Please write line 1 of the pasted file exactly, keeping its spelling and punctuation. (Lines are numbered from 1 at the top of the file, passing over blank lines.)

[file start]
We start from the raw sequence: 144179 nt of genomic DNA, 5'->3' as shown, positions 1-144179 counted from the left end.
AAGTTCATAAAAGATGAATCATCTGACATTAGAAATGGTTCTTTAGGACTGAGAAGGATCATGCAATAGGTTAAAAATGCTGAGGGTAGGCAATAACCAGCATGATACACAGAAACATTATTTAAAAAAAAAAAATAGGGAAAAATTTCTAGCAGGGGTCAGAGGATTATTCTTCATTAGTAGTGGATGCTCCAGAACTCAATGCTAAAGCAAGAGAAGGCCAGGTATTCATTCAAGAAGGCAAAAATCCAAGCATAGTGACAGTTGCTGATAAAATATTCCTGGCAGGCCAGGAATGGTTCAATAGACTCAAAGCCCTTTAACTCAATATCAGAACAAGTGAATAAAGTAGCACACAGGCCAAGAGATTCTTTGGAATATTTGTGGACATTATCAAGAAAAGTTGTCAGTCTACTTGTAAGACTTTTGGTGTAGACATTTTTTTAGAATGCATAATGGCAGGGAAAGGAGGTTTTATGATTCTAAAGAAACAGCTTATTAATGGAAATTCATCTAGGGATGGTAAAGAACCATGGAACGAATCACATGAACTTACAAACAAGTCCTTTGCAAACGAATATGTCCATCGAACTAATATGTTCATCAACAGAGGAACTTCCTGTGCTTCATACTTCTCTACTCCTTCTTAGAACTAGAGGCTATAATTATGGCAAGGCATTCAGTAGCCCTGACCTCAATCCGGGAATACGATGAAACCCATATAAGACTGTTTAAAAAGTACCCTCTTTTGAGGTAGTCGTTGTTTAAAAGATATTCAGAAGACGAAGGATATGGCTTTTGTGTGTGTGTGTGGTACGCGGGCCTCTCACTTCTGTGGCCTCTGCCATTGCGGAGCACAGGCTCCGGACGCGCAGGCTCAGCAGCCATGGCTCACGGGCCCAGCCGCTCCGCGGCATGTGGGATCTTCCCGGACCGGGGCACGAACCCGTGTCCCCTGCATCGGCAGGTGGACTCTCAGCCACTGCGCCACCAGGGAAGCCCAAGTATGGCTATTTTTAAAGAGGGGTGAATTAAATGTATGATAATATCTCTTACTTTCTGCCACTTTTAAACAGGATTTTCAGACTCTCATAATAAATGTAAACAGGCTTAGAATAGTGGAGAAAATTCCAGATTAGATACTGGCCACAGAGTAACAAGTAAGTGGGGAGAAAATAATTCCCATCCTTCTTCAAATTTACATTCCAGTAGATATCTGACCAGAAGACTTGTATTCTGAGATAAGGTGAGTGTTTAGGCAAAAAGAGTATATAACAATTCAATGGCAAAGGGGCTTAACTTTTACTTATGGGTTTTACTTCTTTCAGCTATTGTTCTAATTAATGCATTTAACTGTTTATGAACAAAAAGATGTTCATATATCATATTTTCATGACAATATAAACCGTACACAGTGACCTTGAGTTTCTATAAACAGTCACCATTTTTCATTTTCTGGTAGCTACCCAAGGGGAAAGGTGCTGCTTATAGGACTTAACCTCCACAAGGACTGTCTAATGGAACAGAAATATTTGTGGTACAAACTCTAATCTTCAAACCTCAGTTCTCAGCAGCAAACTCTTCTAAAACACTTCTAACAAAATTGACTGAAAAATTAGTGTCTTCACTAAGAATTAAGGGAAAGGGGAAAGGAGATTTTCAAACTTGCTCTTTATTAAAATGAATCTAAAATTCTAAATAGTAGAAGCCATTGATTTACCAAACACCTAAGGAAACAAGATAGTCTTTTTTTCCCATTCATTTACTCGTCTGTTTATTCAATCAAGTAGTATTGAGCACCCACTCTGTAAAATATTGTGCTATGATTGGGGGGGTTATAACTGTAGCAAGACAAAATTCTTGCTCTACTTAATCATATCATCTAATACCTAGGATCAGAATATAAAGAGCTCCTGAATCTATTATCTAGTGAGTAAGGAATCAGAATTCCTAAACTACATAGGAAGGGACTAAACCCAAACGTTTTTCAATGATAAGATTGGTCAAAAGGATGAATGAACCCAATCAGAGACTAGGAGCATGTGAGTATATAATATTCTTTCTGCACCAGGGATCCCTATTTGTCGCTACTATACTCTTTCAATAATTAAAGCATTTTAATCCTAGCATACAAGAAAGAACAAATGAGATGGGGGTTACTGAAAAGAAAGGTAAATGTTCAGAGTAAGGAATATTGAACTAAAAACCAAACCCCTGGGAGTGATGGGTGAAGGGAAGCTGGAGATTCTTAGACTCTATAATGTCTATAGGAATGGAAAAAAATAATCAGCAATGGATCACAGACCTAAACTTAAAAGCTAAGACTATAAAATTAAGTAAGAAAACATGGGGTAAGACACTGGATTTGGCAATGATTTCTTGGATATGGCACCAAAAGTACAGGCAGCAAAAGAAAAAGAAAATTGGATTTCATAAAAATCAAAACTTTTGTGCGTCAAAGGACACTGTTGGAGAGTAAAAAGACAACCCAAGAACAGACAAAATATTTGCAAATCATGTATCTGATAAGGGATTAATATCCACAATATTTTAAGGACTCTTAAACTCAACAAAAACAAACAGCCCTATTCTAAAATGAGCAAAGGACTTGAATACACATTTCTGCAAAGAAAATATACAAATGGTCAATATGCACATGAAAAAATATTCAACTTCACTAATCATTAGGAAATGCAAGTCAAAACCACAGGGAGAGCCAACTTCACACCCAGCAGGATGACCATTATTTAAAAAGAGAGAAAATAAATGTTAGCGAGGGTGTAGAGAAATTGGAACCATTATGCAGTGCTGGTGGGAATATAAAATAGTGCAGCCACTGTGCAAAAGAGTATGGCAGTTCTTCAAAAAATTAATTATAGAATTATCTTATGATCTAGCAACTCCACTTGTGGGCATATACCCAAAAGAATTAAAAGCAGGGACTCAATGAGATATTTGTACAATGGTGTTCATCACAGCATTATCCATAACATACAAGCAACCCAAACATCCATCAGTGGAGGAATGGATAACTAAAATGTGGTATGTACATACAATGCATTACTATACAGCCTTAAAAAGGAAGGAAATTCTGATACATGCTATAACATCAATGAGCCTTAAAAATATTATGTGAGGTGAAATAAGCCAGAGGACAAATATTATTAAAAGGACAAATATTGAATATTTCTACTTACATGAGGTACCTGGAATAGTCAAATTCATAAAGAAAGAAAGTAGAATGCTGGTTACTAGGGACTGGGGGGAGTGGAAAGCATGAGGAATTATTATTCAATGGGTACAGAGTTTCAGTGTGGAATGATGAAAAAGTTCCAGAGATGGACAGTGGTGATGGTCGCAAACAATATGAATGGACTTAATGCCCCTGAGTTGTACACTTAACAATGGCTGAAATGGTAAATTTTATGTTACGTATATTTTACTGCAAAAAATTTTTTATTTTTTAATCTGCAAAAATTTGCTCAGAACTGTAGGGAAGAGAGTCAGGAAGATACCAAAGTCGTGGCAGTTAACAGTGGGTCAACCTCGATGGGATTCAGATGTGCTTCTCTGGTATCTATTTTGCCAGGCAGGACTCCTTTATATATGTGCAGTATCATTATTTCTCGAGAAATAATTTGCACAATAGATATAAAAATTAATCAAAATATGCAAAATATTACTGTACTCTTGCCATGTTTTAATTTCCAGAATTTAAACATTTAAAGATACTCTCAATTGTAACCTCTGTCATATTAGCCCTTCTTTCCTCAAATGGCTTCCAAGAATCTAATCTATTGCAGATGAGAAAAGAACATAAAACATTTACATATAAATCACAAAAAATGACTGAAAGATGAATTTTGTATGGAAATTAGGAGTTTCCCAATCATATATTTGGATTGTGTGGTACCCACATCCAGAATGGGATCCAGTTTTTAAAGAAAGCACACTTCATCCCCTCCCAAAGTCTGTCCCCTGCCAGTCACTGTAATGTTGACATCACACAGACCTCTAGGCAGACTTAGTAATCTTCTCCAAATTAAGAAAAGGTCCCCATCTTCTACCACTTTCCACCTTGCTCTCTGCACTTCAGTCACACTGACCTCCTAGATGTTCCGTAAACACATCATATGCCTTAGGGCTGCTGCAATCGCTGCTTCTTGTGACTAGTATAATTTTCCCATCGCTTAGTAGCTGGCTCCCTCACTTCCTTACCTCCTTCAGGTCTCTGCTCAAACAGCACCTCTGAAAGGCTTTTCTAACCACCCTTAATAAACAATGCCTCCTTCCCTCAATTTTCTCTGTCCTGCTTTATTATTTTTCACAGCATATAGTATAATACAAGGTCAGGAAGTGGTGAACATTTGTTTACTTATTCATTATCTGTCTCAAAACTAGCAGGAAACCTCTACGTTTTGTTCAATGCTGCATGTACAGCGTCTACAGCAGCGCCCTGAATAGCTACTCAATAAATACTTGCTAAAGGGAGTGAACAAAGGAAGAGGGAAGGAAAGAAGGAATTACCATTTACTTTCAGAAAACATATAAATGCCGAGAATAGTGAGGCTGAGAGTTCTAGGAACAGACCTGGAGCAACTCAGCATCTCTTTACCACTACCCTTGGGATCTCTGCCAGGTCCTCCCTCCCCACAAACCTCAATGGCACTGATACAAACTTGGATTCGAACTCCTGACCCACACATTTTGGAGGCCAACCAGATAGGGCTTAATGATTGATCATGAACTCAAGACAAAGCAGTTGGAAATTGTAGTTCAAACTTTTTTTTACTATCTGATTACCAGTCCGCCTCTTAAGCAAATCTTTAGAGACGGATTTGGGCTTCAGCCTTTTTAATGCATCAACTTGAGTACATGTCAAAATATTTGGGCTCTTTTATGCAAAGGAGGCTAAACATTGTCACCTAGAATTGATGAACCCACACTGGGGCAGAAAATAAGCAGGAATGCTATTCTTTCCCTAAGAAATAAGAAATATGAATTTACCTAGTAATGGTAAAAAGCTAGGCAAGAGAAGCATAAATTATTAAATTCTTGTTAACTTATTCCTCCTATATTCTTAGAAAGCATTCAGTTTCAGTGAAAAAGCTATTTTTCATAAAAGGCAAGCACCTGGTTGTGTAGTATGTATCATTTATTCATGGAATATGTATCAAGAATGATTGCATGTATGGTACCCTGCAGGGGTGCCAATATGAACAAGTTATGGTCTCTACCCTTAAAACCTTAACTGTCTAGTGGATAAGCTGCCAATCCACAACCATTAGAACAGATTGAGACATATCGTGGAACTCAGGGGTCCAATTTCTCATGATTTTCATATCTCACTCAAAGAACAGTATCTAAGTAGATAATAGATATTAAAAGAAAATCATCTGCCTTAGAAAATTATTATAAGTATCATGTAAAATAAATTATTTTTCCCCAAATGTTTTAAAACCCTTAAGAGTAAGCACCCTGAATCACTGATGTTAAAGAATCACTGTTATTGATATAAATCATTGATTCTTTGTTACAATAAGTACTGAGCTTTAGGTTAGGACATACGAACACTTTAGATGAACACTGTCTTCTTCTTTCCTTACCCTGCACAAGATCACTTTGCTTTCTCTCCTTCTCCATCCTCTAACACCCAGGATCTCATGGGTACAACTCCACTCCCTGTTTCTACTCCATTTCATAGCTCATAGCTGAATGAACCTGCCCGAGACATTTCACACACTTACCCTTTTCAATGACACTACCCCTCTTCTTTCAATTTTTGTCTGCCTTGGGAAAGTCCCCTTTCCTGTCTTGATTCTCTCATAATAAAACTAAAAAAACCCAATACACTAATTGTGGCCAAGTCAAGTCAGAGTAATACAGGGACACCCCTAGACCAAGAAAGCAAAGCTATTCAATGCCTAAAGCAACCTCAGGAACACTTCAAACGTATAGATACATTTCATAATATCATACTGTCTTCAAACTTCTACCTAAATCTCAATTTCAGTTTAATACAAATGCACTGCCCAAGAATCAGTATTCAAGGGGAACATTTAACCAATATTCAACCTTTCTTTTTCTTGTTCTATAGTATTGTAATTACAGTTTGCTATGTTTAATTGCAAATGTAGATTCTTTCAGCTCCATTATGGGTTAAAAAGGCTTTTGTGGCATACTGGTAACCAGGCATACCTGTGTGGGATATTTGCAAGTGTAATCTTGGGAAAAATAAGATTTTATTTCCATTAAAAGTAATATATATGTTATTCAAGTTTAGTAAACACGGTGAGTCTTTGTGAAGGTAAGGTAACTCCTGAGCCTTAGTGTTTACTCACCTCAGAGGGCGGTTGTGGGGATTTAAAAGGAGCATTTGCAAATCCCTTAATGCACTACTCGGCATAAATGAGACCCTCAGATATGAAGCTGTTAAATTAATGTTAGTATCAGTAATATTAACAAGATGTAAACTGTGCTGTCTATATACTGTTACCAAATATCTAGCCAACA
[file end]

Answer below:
We start from the raw sequence: 144179 nt of genomic DNA, 5'->3' as shown, positions 1-144179 counted from the left end.